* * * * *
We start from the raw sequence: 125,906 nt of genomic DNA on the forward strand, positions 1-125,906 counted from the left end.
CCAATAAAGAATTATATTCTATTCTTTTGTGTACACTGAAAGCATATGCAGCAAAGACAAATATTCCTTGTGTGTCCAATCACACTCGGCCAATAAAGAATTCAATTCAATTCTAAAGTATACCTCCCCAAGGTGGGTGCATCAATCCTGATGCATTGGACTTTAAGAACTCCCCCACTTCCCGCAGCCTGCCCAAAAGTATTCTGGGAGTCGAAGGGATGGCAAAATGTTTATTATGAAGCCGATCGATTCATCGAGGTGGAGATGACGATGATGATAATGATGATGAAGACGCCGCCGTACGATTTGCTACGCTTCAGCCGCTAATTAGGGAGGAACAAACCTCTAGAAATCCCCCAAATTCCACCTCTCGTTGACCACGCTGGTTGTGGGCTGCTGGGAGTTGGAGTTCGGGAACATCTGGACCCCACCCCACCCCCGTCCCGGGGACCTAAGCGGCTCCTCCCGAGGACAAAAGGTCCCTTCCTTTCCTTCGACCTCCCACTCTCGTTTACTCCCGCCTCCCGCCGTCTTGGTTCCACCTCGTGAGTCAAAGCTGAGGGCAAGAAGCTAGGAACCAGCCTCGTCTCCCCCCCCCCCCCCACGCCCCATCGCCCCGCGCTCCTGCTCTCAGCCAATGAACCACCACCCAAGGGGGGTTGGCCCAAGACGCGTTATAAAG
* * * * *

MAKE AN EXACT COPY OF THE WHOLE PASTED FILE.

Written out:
We start from the raw sequence: 125,906 nt of genomic DNA on the forward strand, positions 1-125,906 counted from the left end.
CCAATAAAGAATTATATTCTATTCTTTTGTGTACACTGAAAGCATATGCAGCAAAGACAAATATTCCTTGTGTGTCCAATCACACTCGGCCAATAAAGAATTCAATTCAATTCTAAAGTATACCTCCCCAAGGTGGGTGCATCAATCCTGATGCATTGGACTTTAAGAACTCCCCCACTTCCCGCAGCCTGCCCAAAAGTATTCTGGGAGTCGAAGGGATGGCAAAATGTTTATTATGAAGCCGATCGATTCATCGAGGTGGAGATGACGATGATGATAATGATGATGAAGACGCCGCCGTACGATTTGCTACGCTTCAGCCGCTAATTAGGGAGGAACAAACCTCTAGAAATCCCCCAAATTCCACCTCTCGTTGACCACGCTGGTTGTGGGCTGCTGGGAGTTGGAGTTCGGGAACATCTGGACCCCACCCCACCCCCGTCCCGGGGACCTAAGCGGCTCCTCCCGAGGACAAAAGGTCCCTTCCTTTCCTTCGACCTCCCACTCTCGTTTACTCCCGCCTCCCGCCGTCTTGGTTCCACCTCGTGAGTCAAAGCTGAGGGCAAGAAGCTAGGAACCAGCCTCGTCTCCCCCCCCCCCCCCACGCCCCATCGCCCCGCGCTCCTGCTCTCAGCCAATGAACCACCACCCAAGGGGGGTTGGCCCAAGACGCGTTATAAAG